As part of the Outreach Programme, I had the privilege to visit Livingstone Village and Kirkhill primary schools in West Lothian on 25 August. I was invited to discuss with Primary 5,6 and 7 my novelty book ‘How the World Works’, published by Templar. With the help of a clock, a fish tank and a huge rubber duck, the children and I embarked on an amazing journey, discussing the story of the universe, the evolution of life squeezed in 24 hours, the water cycle, how lost rubber ducks are helping scientists to understand ocean currents, whether the climate is changing and what the future of the earth might be.
I was hugely impressed not only by the knowledge the children have about the world, but also by their enquiring mind and ability to discuss complex ideas and scientific concepts. ‘Are we alone in the universe?’ ‘Is the earth really warming?’ ‘Should we try to find another planet or change the way we do things?’ My approach was to explore with them how everything in nature is interconnected and moves in cycles, whether it is the earth orbiting the sun, the water we drink, the ocean currents or the movement of the air above our heads. It didn’t take very long for the sessions to become interactive and for hands to shoot into the air to ask questions or add interesting comments. I was very impressed by the nature of the children’s questions, not only about my books, but also about my journey and source of inspiration as an author. ‘What book inspired you the most?’, ‘Do you consider yourself a scientist or an author?’ and, of course ‘Did you meet famous people at the Edinburgh Festival?’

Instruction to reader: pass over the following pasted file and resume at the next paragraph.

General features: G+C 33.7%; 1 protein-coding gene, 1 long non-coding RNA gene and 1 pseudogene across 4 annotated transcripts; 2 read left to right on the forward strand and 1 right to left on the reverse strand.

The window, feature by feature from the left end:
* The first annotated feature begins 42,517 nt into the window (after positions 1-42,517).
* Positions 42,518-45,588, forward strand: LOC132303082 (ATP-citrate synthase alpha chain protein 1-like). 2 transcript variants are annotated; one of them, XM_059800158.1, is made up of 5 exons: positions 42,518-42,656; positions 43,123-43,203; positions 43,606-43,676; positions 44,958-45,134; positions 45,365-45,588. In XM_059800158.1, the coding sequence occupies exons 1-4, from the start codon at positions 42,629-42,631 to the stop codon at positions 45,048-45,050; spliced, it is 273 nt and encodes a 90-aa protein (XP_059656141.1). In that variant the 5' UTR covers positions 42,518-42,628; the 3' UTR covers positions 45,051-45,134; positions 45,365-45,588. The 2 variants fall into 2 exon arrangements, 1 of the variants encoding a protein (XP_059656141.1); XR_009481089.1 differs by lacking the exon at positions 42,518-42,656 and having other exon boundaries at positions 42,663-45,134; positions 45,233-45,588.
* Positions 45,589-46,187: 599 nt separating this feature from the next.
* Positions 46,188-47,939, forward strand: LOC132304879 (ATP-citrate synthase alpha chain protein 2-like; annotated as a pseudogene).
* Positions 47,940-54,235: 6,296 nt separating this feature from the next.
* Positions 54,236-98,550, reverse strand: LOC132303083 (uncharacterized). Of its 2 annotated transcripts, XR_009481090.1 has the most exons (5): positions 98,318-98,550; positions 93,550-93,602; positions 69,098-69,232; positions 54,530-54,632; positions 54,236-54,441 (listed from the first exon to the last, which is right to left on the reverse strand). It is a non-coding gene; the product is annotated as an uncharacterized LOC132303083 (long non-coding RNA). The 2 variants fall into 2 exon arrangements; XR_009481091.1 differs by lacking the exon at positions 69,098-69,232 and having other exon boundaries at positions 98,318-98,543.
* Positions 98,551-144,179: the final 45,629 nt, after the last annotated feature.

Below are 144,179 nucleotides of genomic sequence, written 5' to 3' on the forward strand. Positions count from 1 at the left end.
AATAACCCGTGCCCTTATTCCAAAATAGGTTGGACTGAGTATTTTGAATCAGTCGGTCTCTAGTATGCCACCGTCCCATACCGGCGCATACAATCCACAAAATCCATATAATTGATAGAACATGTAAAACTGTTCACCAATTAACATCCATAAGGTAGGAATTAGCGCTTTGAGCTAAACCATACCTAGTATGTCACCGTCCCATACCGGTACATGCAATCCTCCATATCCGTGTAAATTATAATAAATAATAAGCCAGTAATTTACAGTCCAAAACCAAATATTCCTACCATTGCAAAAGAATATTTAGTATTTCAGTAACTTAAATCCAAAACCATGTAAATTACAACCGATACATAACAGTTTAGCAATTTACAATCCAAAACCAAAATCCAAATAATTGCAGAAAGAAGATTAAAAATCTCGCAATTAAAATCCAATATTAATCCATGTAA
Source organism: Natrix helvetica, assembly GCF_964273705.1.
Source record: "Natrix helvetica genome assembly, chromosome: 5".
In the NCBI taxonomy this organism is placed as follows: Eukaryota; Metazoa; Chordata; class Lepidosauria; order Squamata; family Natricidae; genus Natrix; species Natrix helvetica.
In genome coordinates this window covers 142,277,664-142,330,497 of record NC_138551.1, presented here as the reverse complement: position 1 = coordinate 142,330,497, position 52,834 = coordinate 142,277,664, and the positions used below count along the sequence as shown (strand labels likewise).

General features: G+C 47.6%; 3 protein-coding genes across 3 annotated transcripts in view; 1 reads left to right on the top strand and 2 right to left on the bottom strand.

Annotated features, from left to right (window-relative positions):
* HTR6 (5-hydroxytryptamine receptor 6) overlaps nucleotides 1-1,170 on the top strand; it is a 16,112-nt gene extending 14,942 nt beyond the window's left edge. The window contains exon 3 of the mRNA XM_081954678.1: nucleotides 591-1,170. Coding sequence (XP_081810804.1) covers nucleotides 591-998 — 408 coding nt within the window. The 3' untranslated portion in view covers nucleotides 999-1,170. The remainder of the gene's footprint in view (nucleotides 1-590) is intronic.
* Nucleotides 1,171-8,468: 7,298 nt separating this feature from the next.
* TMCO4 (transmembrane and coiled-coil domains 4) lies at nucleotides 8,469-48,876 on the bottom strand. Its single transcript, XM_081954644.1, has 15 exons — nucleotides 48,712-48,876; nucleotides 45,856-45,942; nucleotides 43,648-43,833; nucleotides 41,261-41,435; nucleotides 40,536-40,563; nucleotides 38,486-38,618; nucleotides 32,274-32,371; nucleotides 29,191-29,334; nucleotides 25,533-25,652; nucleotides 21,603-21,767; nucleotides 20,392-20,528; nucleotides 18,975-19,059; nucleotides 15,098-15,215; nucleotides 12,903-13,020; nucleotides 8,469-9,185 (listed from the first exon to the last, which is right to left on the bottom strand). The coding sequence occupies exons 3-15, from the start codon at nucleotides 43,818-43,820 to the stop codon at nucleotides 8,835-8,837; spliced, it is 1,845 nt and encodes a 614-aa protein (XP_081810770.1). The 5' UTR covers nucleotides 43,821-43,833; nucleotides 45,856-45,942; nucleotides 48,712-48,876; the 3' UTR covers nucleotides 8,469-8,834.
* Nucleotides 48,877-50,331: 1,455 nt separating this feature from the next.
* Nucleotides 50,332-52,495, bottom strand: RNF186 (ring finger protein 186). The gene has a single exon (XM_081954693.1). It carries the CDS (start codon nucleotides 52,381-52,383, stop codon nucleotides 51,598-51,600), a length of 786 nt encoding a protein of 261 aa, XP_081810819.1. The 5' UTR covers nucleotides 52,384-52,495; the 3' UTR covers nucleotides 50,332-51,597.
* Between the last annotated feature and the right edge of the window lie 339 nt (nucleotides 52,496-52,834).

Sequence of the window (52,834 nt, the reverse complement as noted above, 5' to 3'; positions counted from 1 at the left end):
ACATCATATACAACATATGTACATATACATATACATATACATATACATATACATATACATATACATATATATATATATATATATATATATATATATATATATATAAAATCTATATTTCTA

As an author, I feel privileged to have met the children and enriched by this experience. I would like to thank the schools for inviting me, the Scottish Booktrust for providing me with the opportunity and particularly Chris and Beth for such an enjoyable day. It was truly uplifting to see children as young as 9 so knowledgeable about the world around us and aware of the changes we need to make for a sustainable future.